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Are Kali Linux or BackTrack distros to go if I want to learn hacking, or is it better to install only the tools I want to another distro? I've already used Kali in the past but I didn't like it very much. I've read somewhere that the tools are hard to install, so is it better to have one of the distros? And if so, which one?

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  • Thats distrib-independant. I am sure you won't learn.
    – peterh
    Aug 29 '14 at 10:40
  • @PeterHorvath What do you mean by that? Why wouldn't I learn?
    – Matt
    Aug 29 '14 at 10:51
  • I checked your posts and now I think, maybe you want. It will be visible only on longterm. It is not really important, which distro do you use, especially in the era of the virtualization.
    – peterh
    Aug 29 '14 at 11:05
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I suggest to use some wellknown distribution, for example debian. But really not the distrib which is important.

The main problem is that hacking is an interdisciplinary thing. You can't really good learn directly hacking, it weren't really efficient. If you want to do things efficiently, you need to learn things which don't have to do with hacking directly.

As a first thing, set up your own server and try to make that secure.

Next to that, look for well known security holes on the net. (How? Where? It is another important saga.)

The default install of your distribution probably fixed them. Look, what was really the bug, and how was it fixed. Then try to re-open that on your system, and test if it works. Then close again. http://security.stackexchange.com were a good site for this if you want to get support.

It will be much better if you could do such problematic things on a sandbox, which could be a virtualized server on your host. Deep system administration knowledge, especially around virtualization, will be an important thing for anyway.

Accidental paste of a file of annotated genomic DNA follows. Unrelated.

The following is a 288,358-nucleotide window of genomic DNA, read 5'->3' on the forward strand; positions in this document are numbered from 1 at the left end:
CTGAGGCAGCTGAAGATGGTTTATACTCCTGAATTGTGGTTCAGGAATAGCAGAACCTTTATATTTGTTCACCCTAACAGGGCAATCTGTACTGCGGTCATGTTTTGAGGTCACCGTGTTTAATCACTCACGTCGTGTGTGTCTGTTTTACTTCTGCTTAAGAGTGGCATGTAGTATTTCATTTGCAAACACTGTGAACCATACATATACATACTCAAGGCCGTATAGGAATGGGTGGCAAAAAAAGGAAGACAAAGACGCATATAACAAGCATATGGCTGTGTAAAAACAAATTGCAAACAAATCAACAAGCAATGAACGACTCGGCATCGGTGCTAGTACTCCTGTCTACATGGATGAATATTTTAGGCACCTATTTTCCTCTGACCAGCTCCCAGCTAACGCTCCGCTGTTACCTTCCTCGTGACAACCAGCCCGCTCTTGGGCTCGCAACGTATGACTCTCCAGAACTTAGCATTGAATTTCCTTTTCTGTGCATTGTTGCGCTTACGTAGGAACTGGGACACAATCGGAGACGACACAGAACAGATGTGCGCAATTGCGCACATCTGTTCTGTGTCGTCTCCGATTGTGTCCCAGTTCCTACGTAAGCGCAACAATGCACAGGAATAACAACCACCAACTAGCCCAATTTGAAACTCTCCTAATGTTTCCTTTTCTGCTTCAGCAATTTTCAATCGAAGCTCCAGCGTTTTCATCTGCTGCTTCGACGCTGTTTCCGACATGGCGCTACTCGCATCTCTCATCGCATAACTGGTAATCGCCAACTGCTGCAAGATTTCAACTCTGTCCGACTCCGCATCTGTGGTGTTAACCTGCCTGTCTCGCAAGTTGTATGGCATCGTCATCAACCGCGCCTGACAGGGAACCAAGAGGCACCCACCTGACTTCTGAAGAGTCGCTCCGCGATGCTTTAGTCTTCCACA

Until then, you will have to learn linux/unix deeply (very deeply! You will smile to see this actual post about finding distros...), and C deeply as well. http://serverfault.com and http://superuser.com can be good support sites for you.

If you want to do things hard, it will take at least years, if you have a hacker/programmer/linuxer brain. If you not, you don't have any chance.

If you do things until a half year relatively hardly, I think, you will learn enough to know, in which direction you need to go further. From that point, things will depend only on your curiosity.

On the longterm I must mention: probably you won't earn too high wages with that. If you fill this some more... worthly IT knowledge (programming frameworks on current languages), you will get out finally much better.

If you can, it is very good if you start at least a IT-related BSc course on a regional education institute (university). First, you will be able to learn things which can't be learned from the internet. Second, you will be able to get wellpaid jobs with that, where you will find also very good ways to learn, on the defensive side.

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  • Thank you! I didn't even know where to begin, the most I can do in linux is to setup ArchLinux, I'm beginning with python, but anyway, thank you
    – Matt
    Aug 29 '14 at 11:47
  • @m477h3w Python is OK to learn programming, but isn't to learn hacking. But it can be a good first step before C & asm & shellscripting.
    – peterh
    Aug 29 '14 at 11:54
  • you should add: "you probably need a good lawyer if you plan to hack other people's machines"
    – pqnet
    Aug 29 '14 at 11:58
  • @pqnet Nor I and he ever stated if he ever should try to do anything against the law. I even suggested him to do some other in the IT, or at least orderly work on the defensive side.
    – peterh
    Aug 29 '14 at 12:07
  • @pqnet I don't want to hack anyone. I just want to know how it all works
    – Matt
    Aug 29 '14 at 12:15

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